Sure, it would be great to go back to school and get a masters degree in management or organizational leadership. It would be awesome to have time to read a book a week, be mentored by Richard Branson, or attend fancy leadership conferences. Back on planet reality, you have a business to build.
So, what can you do, right now, to prevent the one million dollar overwhelm (in my experience, a common benchmark of the CEO skill and expectation gap) and proactively level up your leadership development like Julia?
Learn While Your Earn
Here are some low-cost, low-time, and big impact minimum viable leadership development actions you can take right now.
1. Debrief Your Week: When I pick my kids up from school each day, I always ask them to share one thing they learned. They usually take a few minutes to formulate an answer. It’s normally the first time they have had a time to process their day.
The same is true for you. Unless you are intentional about learning from your experiences, they wash over you with little impact on your development. A fellow coach friend, Perry Carrison, is quoted as saying, “Life is a debrief-able event.” Ask yourself this one question…”what is the leadership lesson I learned this week.” Find a safe person to share your answer with and how you will apply that learning in the coming weeks.
2. Teach A Class: The Latin phrase “Docendo discimus” (“by teaching, we learn”), is a reminder of the power inherent in teaching others things we need to learn, or reinforce, in ourselves. Participate in your company on-boarding process by teaching a piece of it yourself. Maybe you should try teaching a management or leadership skill you are currently working on.
3. Complete An Assessment: There are some powerful assessment tools that come with some baked-in leadership and management models. You might be surprised by some of the insights you can get about yourself. The hardest part is deciding which one to use. I’m partial to The Birkman Method because it measures your behaviors and motivators in easily understood language.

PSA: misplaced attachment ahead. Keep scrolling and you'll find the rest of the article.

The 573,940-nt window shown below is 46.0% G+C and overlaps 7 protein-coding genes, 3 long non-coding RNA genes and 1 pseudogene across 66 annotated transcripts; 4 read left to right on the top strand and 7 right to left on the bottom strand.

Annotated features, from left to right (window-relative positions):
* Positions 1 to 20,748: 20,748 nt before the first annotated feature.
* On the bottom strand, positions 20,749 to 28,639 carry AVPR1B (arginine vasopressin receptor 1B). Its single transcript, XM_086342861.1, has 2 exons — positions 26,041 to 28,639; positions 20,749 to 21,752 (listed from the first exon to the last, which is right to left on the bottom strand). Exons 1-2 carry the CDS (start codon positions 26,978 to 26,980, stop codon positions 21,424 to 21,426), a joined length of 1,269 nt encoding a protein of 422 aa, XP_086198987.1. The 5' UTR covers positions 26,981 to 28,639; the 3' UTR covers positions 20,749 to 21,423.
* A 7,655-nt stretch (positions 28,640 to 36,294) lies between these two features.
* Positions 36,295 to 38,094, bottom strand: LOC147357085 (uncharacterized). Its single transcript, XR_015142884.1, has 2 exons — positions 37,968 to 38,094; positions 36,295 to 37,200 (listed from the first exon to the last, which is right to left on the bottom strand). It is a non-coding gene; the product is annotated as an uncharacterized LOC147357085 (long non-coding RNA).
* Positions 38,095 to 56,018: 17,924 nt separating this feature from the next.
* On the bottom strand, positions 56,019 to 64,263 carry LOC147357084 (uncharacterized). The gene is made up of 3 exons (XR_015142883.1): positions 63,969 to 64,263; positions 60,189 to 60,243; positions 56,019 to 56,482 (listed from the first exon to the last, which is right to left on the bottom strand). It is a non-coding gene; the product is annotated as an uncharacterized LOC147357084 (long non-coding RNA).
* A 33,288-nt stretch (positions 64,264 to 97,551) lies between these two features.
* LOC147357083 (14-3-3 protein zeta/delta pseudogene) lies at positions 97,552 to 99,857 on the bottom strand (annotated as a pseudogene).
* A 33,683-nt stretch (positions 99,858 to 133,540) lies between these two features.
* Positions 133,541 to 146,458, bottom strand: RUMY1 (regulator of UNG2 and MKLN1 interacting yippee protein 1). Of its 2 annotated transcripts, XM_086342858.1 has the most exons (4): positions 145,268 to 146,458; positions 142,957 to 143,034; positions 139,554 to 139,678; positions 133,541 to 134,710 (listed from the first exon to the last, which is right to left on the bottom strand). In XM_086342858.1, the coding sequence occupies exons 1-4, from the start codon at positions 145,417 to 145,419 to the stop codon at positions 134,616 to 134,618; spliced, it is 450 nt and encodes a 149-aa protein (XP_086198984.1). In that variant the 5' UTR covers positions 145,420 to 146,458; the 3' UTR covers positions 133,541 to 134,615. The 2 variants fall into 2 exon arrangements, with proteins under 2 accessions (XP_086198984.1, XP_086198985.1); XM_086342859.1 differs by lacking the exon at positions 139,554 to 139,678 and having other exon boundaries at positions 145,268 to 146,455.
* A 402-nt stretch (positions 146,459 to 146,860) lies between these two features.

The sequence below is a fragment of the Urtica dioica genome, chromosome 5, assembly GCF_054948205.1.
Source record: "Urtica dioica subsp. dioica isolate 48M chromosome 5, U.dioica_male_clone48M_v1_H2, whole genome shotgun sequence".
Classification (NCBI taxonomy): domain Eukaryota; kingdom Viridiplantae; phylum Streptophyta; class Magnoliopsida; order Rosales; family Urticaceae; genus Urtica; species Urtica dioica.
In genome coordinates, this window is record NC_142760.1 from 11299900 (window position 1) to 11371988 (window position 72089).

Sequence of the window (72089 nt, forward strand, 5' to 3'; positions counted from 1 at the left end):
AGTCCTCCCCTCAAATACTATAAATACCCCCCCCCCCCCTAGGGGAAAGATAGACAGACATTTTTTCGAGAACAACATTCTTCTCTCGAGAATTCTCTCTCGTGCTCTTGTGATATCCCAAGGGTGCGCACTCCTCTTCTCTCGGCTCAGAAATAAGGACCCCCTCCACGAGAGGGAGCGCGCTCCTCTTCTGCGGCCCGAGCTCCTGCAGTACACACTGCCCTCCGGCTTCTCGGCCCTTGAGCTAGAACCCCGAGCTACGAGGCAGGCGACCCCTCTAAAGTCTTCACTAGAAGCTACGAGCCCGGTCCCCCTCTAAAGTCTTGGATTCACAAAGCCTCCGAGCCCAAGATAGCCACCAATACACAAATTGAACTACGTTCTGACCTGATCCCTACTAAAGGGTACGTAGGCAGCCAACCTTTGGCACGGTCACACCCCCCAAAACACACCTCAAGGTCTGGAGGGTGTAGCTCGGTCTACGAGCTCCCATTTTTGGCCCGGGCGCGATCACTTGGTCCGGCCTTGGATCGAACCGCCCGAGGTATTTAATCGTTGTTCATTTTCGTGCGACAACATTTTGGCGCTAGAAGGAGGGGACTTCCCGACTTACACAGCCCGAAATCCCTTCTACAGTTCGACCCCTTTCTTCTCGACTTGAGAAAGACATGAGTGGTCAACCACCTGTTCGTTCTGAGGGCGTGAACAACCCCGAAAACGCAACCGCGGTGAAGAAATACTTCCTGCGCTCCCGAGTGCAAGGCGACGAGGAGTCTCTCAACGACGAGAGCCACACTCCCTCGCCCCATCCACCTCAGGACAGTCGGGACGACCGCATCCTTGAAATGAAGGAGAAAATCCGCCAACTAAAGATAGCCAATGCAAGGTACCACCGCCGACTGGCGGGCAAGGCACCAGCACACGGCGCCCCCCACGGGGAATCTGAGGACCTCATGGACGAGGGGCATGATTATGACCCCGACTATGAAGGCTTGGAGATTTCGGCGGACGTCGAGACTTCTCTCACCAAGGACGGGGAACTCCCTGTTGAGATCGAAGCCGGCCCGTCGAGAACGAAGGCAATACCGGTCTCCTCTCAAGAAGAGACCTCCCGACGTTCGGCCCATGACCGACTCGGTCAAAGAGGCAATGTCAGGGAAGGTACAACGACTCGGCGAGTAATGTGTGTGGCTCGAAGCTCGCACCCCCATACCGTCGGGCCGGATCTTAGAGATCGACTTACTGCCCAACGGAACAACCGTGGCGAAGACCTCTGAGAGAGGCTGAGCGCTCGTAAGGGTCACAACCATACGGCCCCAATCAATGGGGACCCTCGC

You may even invest in a 360-degree leadership feedback tool. This is when people around you rate you on pre-determined management and leadership dimensions. I use Benchmarks from The Center for Creative Leadership. But, there are many others.
4. Join A CEO Roundtable: There are many names for these types of groups. Sometimes they are called CEO Masterminds, CEO Peer Groups, and even Accountability Partners. The idea is you regularly meet with other CEOs who are committed to confidentiality, growth, and mutual success. Having personally participated in these groups and having facilitated these groups, I know they can have a positive impact on your success, satisfaction, and fulfillment as a CEO.
5. Write Once A Week: Nothing cleanses the mind and clarifies your thoughts quite like writing. I find it difficult just to write unless it is for a specific purpose like this blog. You may find that a reality for you, too. So, write something for your team once a week or at least once a month. Focus your writing on your observations and lessons learned and share with your team. Too risky? Try me. It just might foster the type of transparent interactions you need to have with your team members.
As you think about these five action learning tips, let me know what you need. As we build resources to help you grow faster than your startup, we want to target the leadership obstacles, challenges, and skills that you need the most help with. Send me an email anytime or even call me at 513-339-1007.
But, I warn you. I may not be able to answer while I drive up Interstate 71 like I do for my friend, John. 🙂
Wishing you much success.